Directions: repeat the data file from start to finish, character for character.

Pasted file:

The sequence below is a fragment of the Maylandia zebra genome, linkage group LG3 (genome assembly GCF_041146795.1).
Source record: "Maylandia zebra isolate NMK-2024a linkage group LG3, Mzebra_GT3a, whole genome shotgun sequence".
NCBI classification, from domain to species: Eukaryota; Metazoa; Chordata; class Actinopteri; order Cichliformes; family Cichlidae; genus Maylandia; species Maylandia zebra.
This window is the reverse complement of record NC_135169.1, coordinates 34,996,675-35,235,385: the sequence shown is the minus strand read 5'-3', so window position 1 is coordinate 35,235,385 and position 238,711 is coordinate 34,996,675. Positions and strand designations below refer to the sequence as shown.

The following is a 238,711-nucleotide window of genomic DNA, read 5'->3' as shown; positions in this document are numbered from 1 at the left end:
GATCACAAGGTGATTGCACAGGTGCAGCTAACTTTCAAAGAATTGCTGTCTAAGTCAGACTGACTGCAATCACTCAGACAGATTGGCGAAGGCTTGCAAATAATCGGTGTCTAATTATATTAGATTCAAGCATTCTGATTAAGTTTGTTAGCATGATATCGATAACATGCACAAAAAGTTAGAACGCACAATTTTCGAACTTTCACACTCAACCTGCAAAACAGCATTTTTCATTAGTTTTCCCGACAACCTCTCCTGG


The sequence below is a fragment of the Maylandia zebra genome, linkage group LG3 (genome assembly GCF_041146795.1).
Source record: "Maylandia zebra isolate NMK-2024a linkage group LG3, Mzebra_GT3a, whole genome shotgun sequence".
NCBI classification, from domain to species: Eukaryota; Metazoa; Chordata; class Actinopteri; order Cichliformes; family Cichlidae; genus Maylandia; species Maylandia zebra.
This window is the reverse complement of record NC_135169.1, coordinates 34,996,675-35,235,385: the sequence shown is the minus strand read 5'-3', so window position 1 is coordinate 35,235,385 and position 238,711 is coordinate 34,996,675. Positions and strand designations below refer to the sequence as shown.

The following is a 238,711-nucleotide window of genomic DNA, read 5'->3' as shown; positions in this document are numbered from 1 at the left end:
GATCACAAGGTGATTGCACAGGTGCAGCTAACTTTCAAAGAATTGCTGTCTAAGTCAGACTGACTGCAATCACTCAGACAGATTGGCGAAGGCTTGCAAATAATCGGTGTCTAATTATATTAGATTCAAGCATTCTGATTAAGTTTGTTAGCATGATATCGATAACATGCACAAAAAGTTAGAACGCACAATTTTCGAACTTTCACACTCAACCTGCAAAACAGCATTTTTCATTAGTTTTCCCGACAACCTCTCCTGG